Sick and tired of seeing their white sand beaches tainted by garbage, Caribbean nations are at the vanguard of international efforts to eliminate plastic waste.
On April 1, a ban on Styrofoam products will come into force in Guyana. The small island nation of Dominica is working on banning Styrofoam this year, too. And Antigua and Barbuda is hoping to phase out plastic bags by July.
"It is a progressive program that we are on," Antigua and Barbuda Health Minister Molwyn Joseph told teleSUR. "We want to clean up this environment. We want to encourage people to use biodegradable materials for storage and as containers for food and drinks."
The efforts are small in relative terms — the total population of the three island countries is around 900,000 — but they might help curb the 8 million tons of plastic that are estimated to leak into the ocean annually, according to a recent Ellen MacArthur Foundation report. Plastic doesn't decompose quickly (Styrofoam can take more than 500 years to breakdown), which means around 150 million tons of plastic are floating in the oceans, the report said.
"Like a stranglehold, Styrofoam latches itself around the neck of the environment, shortening its breath and its cries going fainter with each passing day," said a Guyanese Environmental Protection statement issued in January.
Experts lauded the island nations' efforts, but also warned that they don't rush headlong into banning plastics without considering the host of issues that often accompany the move.
"Every time we reduce an uninvited guest to the environment, it's a good thing," said Christopher Reddy, a marine chemist at the Woods Hole Oceanographic Institution. "But you have to balance that with the alternatives — whether they are better or not — and the reality of whether or not we are going to make difference."
Reddy was especially skeptical of Guyana's attempt to shift to biodegradable materials to replace Styrofoam, including bagasse paper, which is made from sugar cane fiber. Some biodegradable materials take decades to decompose or they might breakdown only under certain conditions, like warm temperatures, he said.
"There is a difference between whether it can biodegrade and whether it will biodegrade," Reddy said. "The difference is huge."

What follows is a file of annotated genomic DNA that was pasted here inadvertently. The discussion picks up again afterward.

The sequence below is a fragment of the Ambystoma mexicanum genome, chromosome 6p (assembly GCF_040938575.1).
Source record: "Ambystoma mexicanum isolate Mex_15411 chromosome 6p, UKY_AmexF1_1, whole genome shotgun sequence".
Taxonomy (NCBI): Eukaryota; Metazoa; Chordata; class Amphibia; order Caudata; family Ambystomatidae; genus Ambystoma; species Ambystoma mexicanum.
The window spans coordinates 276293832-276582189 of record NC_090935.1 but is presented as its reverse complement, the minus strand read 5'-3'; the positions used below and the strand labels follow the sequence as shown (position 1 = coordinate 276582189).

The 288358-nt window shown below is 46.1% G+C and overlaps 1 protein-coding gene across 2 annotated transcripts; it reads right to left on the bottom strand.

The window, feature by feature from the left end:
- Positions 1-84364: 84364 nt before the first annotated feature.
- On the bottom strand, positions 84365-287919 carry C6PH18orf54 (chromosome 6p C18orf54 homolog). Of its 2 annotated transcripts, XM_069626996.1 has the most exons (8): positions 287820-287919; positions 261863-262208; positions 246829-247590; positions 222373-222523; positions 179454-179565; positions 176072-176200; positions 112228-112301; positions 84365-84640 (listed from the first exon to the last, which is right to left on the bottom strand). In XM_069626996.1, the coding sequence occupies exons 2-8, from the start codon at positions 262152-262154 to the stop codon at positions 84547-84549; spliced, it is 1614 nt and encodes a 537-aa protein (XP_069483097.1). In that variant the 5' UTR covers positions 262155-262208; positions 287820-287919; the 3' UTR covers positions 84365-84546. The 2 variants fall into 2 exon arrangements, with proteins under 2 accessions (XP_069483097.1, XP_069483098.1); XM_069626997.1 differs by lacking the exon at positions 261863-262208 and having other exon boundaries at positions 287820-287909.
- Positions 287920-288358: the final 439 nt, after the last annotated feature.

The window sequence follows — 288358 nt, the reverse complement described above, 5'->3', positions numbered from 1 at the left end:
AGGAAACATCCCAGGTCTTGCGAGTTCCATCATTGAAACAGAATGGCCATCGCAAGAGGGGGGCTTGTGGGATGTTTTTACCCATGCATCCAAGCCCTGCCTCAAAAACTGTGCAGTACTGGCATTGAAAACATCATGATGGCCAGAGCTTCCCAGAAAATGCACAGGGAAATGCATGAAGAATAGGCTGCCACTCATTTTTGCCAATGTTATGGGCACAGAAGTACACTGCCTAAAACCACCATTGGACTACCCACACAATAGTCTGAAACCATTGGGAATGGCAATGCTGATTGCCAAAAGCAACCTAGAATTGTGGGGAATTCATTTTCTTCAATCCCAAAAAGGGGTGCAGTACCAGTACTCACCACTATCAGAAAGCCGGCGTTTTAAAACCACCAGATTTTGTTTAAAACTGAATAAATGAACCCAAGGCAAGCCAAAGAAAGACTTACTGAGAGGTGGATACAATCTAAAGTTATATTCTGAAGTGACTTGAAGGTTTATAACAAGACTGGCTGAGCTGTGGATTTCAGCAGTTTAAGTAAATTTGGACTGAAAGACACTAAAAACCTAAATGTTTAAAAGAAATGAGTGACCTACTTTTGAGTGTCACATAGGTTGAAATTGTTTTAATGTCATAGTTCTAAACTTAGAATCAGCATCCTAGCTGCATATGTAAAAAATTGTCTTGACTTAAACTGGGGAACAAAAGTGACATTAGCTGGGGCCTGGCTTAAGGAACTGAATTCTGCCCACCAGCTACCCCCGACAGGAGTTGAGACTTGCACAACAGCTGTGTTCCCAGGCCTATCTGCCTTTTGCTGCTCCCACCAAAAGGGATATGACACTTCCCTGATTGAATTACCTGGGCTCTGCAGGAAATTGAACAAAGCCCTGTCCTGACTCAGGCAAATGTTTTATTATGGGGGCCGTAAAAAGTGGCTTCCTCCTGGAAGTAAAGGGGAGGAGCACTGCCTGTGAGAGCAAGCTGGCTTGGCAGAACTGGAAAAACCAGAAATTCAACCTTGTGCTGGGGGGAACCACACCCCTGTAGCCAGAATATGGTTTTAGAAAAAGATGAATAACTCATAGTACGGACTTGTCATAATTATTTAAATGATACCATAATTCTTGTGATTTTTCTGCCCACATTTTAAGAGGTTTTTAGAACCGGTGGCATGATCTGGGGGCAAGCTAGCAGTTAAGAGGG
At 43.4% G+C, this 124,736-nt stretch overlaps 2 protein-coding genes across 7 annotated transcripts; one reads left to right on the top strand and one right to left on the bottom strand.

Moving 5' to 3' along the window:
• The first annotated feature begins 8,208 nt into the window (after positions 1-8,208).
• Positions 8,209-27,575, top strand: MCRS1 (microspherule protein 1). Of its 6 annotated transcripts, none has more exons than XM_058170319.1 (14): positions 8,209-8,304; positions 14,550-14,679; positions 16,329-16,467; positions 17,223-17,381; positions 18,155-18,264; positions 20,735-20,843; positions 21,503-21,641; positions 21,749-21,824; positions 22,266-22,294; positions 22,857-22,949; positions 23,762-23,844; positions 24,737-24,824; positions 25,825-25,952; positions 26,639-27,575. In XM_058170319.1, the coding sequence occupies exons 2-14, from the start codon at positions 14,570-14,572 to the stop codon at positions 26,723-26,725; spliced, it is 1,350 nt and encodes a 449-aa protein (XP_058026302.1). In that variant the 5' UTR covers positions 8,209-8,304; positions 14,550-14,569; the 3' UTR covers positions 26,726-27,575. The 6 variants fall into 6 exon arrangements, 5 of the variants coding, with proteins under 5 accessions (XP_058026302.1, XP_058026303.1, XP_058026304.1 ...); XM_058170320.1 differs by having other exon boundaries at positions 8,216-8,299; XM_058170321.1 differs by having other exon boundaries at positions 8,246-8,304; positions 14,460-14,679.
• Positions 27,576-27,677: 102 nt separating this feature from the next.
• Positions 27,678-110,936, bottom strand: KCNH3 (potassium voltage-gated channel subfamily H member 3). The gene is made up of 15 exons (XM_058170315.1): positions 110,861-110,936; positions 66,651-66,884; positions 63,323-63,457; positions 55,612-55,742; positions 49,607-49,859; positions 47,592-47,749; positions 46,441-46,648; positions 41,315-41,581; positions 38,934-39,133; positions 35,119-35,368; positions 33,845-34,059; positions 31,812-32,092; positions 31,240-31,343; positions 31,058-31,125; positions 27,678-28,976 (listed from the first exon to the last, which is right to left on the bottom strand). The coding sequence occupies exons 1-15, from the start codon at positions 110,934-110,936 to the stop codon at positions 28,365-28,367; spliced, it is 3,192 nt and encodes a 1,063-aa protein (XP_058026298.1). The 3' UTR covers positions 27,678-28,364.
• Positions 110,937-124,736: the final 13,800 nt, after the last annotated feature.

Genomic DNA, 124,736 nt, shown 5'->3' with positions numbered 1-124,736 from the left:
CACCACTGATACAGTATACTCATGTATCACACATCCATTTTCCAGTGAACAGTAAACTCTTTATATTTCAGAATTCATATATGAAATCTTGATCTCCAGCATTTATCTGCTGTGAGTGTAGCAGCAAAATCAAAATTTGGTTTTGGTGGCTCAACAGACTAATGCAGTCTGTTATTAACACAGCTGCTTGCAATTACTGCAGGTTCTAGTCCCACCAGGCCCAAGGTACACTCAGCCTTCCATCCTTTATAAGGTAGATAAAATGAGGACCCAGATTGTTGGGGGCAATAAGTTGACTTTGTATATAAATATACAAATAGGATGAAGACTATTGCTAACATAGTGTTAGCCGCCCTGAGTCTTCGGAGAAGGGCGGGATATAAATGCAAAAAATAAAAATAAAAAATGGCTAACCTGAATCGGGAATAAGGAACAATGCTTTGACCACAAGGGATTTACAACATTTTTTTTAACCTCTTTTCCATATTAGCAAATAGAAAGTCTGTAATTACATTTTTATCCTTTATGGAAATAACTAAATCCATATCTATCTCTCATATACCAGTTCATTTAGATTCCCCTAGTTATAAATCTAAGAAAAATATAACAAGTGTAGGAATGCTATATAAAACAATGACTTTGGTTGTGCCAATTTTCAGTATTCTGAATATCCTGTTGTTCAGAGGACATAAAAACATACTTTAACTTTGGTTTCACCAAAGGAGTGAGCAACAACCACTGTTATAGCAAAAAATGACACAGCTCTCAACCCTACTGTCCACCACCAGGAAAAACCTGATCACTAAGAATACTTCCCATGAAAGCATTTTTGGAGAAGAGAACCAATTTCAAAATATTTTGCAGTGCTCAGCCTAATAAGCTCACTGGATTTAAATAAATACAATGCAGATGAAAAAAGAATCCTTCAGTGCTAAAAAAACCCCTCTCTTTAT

Still, he admitted that Caribbean countries were correct to try to cut plastic from their economy and waste streams.
"Certainly just reducing their usage is a good idea," Reddy said. "These island nations have to have clean beaches."
It's not clear if Caribbean governments have the wherewithal to enforce their bans, however.
Leaders in Haiti, where the state holds a tenuous grasp on authority, twice passed plastic bans a few years ago. But they have yet to make a dent on the plastic pollution that is piling up in the impoverished country. "Garbage — organic, plastic, construction materials, everything — strewn by the side of the road," wrote activist Barbara Rhine recently in Counterpunch after visiting Haiti. "No way of handling refuse in a healthy manner — there seems to me to be no effective government at all right now in Haiti."
Guyana instituted its ban on January 1. But opposition from restaurants, importers, and others businesses convinced the government to postpone the ban until April as they used up their inventories of plastic containers. The country is considering lowering tariffs on materials that businesses might import to replace Styrofoam to lessen their costs.
Biodegradable alternatives cost more because of a government import tax, claimed restaurateurs in Guyana, who said they would try to follow the ban, but didn't want to go out of business.
"What is the government willing to give in exchange?" Francis Bristol, a deli owner in Georgetown, told the Guyana Chronicle. "If you are going to take something from the people, you must be able to give something in return, and for me the answer is a waiver on the taxes."
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